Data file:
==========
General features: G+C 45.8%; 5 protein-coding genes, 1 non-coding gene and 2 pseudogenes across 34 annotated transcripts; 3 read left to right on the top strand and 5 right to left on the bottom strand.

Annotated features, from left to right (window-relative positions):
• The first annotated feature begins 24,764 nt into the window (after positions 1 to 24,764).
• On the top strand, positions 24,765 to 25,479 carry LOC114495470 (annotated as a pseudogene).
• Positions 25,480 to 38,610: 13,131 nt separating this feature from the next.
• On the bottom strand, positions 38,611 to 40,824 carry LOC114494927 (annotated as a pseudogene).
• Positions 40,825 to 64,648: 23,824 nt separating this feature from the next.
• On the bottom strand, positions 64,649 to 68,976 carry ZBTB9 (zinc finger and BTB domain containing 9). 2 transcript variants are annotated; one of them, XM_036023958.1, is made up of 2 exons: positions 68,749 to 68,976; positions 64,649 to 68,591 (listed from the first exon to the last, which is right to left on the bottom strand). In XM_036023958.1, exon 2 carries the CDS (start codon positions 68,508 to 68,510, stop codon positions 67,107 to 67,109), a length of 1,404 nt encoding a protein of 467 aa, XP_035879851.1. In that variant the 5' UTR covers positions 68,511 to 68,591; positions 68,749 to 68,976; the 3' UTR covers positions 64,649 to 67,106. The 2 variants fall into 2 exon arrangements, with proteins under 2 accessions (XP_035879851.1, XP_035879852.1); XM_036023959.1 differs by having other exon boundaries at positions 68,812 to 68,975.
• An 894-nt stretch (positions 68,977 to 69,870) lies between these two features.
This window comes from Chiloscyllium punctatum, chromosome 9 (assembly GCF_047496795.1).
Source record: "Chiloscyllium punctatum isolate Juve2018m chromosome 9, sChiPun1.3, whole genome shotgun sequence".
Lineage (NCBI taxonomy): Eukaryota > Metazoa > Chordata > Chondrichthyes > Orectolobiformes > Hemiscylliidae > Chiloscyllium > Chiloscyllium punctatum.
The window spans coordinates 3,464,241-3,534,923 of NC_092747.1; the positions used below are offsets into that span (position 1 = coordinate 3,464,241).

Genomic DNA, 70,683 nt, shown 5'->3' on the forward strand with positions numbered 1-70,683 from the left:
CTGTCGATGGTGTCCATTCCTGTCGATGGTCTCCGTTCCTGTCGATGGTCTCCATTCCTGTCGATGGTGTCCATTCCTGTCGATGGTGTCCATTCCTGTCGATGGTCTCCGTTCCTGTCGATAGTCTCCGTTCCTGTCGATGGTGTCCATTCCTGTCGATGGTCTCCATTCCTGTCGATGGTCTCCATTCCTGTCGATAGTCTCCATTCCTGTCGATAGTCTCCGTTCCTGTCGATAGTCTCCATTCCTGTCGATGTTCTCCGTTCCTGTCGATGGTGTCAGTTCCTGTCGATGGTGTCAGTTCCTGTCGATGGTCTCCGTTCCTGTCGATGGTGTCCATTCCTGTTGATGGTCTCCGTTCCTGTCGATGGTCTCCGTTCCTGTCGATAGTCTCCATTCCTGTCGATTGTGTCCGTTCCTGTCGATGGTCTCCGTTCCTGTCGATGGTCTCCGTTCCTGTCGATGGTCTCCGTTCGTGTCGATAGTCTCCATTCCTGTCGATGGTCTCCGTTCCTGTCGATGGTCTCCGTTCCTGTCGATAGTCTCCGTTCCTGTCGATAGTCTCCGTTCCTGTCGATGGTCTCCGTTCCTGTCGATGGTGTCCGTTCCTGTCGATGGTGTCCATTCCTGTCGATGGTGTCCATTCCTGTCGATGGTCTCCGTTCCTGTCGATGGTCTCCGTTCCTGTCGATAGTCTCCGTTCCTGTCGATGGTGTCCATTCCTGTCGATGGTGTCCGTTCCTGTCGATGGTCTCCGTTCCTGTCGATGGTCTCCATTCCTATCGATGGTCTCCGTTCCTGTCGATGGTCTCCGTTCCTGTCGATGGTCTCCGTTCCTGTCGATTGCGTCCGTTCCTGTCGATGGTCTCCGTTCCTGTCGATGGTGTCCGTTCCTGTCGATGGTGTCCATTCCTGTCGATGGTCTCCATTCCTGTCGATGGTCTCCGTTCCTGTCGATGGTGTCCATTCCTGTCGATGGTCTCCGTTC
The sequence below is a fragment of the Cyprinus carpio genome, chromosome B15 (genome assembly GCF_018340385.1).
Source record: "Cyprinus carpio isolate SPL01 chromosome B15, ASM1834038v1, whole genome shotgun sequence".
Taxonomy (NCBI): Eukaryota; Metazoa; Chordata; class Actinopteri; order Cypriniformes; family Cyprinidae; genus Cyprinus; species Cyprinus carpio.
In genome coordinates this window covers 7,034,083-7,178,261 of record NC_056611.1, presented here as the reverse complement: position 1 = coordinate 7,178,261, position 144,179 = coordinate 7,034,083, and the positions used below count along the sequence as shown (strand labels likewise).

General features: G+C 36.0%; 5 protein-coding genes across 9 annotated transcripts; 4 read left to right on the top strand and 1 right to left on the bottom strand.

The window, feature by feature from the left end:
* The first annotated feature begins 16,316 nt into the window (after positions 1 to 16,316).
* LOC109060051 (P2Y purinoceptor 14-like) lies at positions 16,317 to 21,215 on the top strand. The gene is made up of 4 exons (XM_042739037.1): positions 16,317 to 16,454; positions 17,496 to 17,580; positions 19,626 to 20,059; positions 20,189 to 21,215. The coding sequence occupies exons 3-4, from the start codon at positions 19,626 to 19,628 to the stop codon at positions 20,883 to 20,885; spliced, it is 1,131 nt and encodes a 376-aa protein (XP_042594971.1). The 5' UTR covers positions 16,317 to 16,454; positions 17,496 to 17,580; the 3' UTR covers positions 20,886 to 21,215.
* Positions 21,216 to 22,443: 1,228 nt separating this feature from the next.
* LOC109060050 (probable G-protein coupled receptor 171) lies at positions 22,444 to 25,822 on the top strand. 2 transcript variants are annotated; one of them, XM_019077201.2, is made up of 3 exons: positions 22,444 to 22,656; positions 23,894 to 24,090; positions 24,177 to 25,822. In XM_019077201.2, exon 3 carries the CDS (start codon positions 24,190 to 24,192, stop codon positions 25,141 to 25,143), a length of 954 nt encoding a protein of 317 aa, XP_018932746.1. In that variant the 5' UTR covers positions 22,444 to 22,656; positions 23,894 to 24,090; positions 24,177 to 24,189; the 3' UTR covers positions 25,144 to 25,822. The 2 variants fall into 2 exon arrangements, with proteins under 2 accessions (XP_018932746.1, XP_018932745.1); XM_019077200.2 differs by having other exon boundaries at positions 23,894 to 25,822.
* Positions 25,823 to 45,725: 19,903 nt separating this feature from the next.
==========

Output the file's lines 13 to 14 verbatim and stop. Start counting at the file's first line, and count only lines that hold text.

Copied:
The window spans coordinates 3,464,241-3,534,923 of NC_092747.1; the positions used below are offsets into that span (position 1 = coordinate 3,464,241).

Genomic DNA, 70,683 nt, shown 5'->3' on the forward strand with positions numbered 1-70,683 from the left: